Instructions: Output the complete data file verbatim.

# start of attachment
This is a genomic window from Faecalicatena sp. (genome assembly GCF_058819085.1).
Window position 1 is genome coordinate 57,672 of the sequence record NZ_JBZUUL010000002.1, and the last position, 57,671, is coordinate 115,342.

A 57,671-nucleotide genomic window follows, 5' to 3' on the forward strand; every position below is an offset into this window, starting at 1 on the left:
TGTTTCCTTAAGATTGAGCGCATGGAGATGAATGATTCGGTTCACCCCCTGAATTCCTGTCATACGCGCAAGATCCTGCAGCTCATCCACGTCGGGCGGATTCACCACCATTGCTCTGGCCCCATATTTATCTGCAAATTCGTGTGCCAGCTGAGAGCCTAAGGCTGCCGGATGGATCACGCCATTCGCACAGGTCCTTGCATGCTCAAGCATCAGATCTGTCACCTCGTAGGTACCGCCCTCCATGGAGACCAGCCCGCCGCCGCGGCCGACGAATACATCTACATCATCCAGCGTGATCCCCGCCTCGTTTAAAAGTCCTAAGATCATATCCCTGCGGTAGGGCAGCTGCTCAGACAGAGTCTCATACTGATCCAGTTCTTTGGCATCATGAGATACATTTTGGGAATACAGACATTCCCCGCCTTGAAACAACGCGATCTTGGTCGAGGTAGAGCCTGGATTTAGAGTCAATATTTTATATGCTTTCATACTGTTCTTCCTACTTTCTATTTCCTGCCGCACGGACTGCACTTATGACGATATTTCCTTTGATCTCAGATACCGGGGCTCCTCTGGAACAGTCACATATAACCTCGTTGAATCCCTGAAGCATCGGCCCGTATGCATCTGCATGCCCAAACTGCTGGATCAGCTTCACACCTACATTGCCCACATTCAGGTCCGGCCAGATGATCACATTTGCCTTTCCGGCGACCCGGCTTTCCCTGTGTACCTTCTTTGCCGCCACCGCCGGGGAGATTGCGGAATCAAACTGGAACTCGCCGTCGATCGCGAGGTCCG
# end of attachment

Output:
This is a genomic window from Faecalicatena sp. (genome assembly GCF_058819085.1).
Window position 1 is genome coordinate 57,672 of the sequence record NZ_JBZUUL010000002.1, and the last position, 57,671, is coordinate 115,342.

A 57,671-nucleotide genomic window follows, 5' to 3' on the forward strand; every position below is an offset into this window, starting at 1 on the left:
TGTTTCCTTAAGATTGAGCGCATGGAGATGAATGATTCGGTTCACCCCCTGAATTCCTGTCATACGCGCAAGATCCTGCAGCTCATCCACGTCGGGCGGATTCACCACCATTGCTCTGGCCCCATATTTATCTGCAAATTCGTGTGCCAGCTGAGAGCCTAAGGCTGCCGGATGGATCACGCCATTCGCACAGGTCCTTGCATGCTCAAGCATCAGATCTGTCACCTCGTAGGTACCGCCCTCCATGGAGACCAGCCCGCCGCCGCGGCCGACGAATACATCTACATCATCCAGCGTGATCCCCGCCTCGTTTAAAAGTCCTAAGATCATATCCCTGCGGTAGGGCAGCTGCTCAGACAGAGTCTCATACTGATCCAGTTCTTTGGCATCATGAGATACATTTTGGGAATACAGACATTCCCCGCCTTGAAACAACGCGATCTTGGTCGAGGTAGAGCCTGGATTTAGAGTCAATATTTTATATGCTTTCATACTGTTCTTCCTACTTTCTATTTCCTGCCGCACGGACTGCACTTATGACGATATTTCCTTTGATCTCAGATACCGGGGCTCCTCTGGAACAGTCACATATAACCTCGTTGAATCCCTGAAGCATCGGCCCGTATGCATCTGCATGCCCAAACTGCTGGATCAGCTTCACACCTACATTGCCCACATTCAGGTCCGGCCAGATGATCACATTTGCCTTTCCGGCGACCCGGCTTTCCCTGTGTACCTTCTTTGCCGCCACCGCCGGGGAGATTGCGGAATCAAACTGGAACTCGCCGTCGATCGCGAGGTCCG